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Sunday, 30 April 2017

Goodreads: April Recently Read

I can honestly say that I am actually SO impressed with myself and how much I managed to read over the course of the month of April. I am amazed that I managed to find the time to read SEVEN WHOLE BOOKS. And to be honest with you, there were some blooming good ones.


I started off April finishing up with a book that I started at the end of March and it got April off to a pretty good start, as far as I’m concerned. Missing, Presumed by Susie Steiner. I’ve already reviewed the book on the blog (you can have a little look at it here, if you so wish!) I loved this book A LOT and it really did get me out of what could have turned into a pretty remarkable reading slump. It was a really interesting, intriguing and thought-provoking book, full of twists and turns. A fantastic read.

As well as having a VERY well-known love of psychological thrillers and crime fiction, one of the genres that I’ve been leaning towards a lot more over the last few years is war fiction. Whilst this one isn’t actually fiction- in fact it’s a letter directed at a concentration camp survivor’s father- But You Did Not Come Back by Marceline Loridan-Ivans was a beautiful and heartwrenching piece of writing, one that I enjoyed enormously. It was devastatingly sad, and addressed the feelings that she, Marceline, had after she returned from Auschwitz concentration camp to discover that her father had not survived the tragic events. It was a very poignant story and of course, I had a little sob (surprise, surprise, Hollie…).

When I was in my second year of uni, I was introduced to The Sense of an Ending by Julian Barnes. I enjoyed the story but I don’t think I quite appreciated it the way that I should have done. Whilst I was at the cinema a few months back, one of the trailers shown was actually the trailer for this book and I was made up that they were making it into a film. One of the things that I did remember, having read the book, was that I enjoyed the plot, even if I didn’t fully acknowledge the importance of it. I chose to re-read the book this month and I am honestly so glad that I did. I found the writing style absolutely beautiful and I devoured absolutely every word. I definitely recommend giving this one a whirl if you haven’t already.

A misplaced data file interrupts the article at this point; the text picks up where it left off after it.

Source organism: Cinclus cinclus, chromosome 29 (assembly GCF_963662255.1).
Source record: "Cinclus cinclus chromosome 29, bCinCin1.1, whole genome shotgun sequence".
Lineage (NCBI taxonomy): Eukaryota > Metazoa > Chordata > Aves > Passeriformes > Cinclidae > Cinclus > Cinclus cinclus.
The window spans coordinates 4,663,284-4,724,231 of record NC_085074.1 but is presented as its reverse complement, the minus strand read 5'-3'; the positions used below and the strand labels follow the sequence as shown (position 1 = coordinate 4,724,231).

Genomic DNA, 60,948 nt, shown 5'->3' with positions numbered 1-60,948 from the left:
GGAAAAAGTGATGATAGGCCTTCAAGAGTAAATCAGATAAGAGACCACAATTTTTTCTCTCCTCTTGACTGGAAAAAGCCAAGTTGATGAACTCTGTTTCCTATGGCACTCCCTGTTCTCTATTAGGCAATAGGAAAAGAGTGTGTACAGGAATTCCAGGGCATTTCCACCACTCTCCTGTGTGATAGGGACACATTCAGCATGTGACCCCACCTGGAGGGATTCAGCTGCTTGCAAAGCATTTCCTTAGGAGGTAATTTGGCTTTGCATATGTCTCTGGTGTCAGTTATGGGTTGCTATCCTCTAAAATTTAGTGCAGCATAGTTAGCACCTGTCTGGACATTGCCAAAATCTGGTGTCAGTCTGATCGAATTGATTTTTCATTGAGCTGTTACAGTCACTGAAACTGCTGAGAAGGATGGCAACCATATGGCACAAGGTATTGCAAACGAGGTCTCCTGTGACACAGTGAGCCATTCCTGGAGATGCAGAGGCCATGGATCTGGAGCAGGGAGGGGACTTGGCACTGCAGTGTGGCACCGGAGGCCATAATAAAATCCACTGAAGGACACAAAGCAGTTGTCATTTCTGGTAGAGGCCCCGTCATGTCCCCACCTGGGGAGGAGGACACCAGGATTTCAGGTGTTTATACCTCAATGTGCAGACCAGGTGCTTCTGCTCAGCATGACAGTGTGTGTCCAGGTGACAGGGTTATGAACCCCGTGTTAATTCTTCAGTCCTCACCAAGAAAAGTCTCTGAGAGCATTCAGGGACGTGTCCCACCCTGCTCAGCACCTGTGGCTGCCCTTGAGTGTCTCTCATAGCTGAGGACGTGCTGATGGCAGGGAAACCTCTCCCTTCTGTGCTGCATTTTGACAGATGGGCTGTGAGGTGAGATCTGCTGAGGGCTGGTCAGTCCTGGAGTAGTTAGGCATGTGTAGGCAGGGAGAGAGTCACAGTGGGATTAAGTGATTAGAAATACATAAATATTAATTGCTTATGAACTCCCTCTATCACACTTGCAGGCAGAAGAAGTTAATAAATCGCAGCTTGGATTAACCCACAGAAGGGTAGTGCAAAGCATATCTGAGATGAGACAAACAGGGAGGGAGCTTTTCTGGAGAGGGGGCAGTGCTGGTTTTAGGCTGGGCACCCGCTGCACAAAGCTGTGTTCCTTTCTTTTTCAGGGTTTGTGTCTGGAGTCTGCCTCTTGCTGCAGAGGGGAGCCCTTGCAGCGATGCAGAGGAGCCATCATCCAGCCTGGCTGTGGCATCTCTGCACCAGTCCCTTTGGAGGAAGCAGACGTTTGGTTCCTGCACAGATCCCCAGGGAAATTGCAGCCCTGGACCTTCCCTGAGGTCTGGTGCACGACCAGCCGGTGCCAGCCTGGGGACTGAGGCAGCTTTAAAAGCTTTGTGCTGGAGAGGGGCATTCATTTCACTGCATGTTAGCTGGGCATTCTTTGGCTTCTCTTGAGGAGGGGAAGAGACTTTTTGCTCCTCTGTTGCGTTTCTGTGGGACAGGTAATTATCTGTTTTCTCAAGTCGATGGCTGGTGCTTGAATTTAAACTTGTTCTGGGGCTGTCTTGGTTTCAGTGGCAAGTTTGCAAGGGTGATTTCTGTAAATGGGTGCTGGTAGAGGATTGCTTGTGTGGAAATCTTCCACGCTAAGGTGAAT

About a year ago (almost to the day, actually), I reviewed Lisa Williamson’s debut novel The Art of Being Normal. I absolutely LOVED this book, so when I found out that Lisa had written another YA novel, All About Mia, I couldn’t help myself. I quickly bought a copy on Amazon and vowed to get stuck straight in. I went back to Lancashire for a long weekend and chose to take this book along with me. I read it over the course of a few evenings and it was an absolute delight. It really approached the teenage years in a relatable way- it’s been a long while since I was a teenager but it was really nice to read a book written by someone who really seems to understand all about the complexities of growing up. I’ll likely review this one in more detail at some point, but I will say that it was a charming read.  

C. L. Taylor is probably one of my most-read authors over the last few years, so buying her new book was inevitable. As I’d finished reading All About Mia when I was visiting my parents, I nipped over to the local Tesco to get another book for the train ride home and the book I chose was Taylor’s The Escape. My expectations, of course, were very high and I am so over the moon to reveal that I wasn’t disappointed. I was very keen to review this one, so I’ve already done my full review here. It’s probably one of the best psychological thrillers that I’ve read over the last few years and definitely my favourite of C.L. Taylor’s.

My favourite book of April came courtesy of the lovely PR team at Penguin books. Around the end of March, I was surprised with a little parcel from them; a copy of Jane Corry’s Blood Sisters and a little bottle of the good stuff- white wine! I was a kind daughter and donated the wine to my mother but the book was mine and mine to keep. I loved this book. There are no two ways about it. Every single aspect of the book was exactly what I was looking for in a book- it epitomised the genre and left me satisfied. Twist after twist after twist – it was absolutely impossible to guess the ending. I’ll be writing a full review up this week but I couldn’t resist throwing a little something into my wrap up.

The final book that I read in April, I finished this morning. It was a book that I bought after hearing nothing but amazing things about it, for weeks and weeks and weeks. I even bought an additional copy and included it in a book giveaway that I’m holding. I had a lot of faith in its quality and once again, I wasn’t disappointed. The Hate U Give by Angie Thomas is a book unlike anything that I’ve ever read before. I’m sure that you, like most people, have seen and been affected in some way or another by events involving gun crime and police targeting people from minorities in the states. This book approaches issues like these in the only way possible: by telling it exactly like it is, no censorship, the full reality of the situation. This book is a must read; so, so, so very important. One of the best books I’ve read this year, by far.


What have you been reading this month? Let me know in the comments!

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